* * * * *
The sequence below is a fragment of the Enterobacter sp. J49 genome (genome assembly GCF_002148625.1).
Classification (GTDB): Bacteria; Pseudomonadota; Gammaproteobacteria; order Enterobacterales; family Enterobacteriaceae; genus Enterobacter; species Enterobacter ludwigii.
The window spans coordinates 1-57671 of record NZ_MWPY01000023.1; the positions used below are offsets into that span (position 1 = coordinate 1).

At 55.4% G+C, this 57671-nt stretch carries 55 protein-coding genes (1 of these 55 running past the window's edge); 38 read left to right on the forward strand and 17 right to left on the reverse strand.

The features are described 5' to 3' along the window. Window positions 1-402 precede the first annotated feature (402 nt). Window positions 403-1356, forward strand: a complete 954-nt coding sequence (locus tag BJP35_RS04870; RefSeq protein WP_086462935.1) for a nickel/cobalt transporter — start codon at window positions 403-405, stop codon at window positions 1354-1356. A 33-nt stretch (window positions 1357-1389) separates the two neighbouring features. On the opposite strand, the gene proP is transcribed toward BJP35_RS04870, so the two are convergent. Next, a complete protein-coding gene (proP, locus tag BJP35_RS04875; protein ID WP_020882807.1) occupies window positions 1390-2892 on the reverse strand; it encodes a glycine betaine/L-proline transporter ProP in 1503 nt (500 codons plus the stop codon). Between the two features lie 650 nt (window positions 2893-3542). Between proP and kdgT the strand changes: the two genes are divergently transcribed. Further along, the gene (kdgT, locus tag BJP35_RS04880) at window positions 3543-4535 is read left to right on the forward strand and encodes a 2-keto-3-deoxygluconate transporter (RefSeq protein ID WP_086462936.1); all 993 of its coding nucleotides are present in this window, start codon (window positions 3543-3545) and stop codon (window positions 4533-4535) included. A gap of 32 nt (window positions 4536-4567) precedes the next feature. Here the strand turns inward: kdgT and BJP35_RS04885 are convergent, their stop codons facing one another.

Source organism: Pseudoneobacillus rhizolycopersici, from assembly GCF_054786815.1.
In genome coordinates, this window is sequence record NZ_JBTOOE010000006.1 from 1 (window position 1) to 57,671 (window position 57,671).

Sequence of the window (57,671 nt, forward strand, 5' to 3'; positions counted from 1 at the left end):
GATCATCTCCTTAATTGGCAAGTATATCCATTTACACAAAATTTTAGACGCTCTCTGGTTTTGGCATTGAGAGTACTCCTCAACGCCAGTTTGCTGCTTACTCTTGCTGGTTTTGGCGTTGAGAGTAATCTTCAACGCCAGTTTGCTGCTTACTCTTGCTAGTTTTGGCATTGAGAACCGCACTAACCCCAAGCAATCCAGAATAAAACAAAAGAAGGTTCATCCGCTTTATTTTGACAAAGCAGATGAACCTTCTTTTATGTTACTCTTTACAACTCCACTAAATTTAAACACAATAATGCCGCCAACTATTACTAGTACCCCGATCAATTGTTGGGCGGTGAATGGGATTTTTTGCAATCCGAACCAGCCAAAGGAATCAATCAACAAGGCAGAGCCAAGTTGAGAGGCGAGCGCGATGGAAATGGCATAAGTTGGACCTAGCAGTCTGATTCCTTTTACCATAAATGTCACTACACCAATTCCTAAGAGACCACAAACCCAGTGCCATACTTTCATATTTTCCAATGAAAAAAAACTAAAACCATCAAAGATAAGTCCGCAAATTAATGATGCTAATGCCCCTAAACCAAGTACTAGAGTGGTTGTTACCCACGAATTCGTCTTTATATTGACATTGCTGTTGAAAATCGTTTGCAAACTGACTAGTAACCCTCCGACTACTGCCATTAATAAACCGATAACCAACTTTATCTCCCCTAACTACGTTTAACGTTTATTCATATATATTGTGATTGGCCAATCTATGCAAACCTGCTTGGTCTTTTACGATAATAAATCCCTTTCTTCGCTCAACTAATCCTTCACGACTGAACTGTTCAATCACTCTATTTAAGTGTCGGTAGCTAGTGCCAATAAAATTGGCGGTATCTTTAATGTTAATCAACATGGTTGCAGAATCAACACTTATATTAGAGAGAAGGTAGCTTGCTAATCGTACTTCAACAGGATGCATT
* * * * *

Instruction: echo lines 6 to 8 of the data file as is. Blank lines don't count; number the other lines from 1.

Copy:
Source organism: Pseudoneobacillus rhizolycopersici, from assembly GCF_054786815.1.
In genome coordinates, this window is sequence record NZ_JBTOOE010000006.1 from 1 (window position 1) to 57,671 (window position 57,671).

Sequence of the window (57,671 nt, forward strand, 5' to 3'; positions counted from 1 at the left end):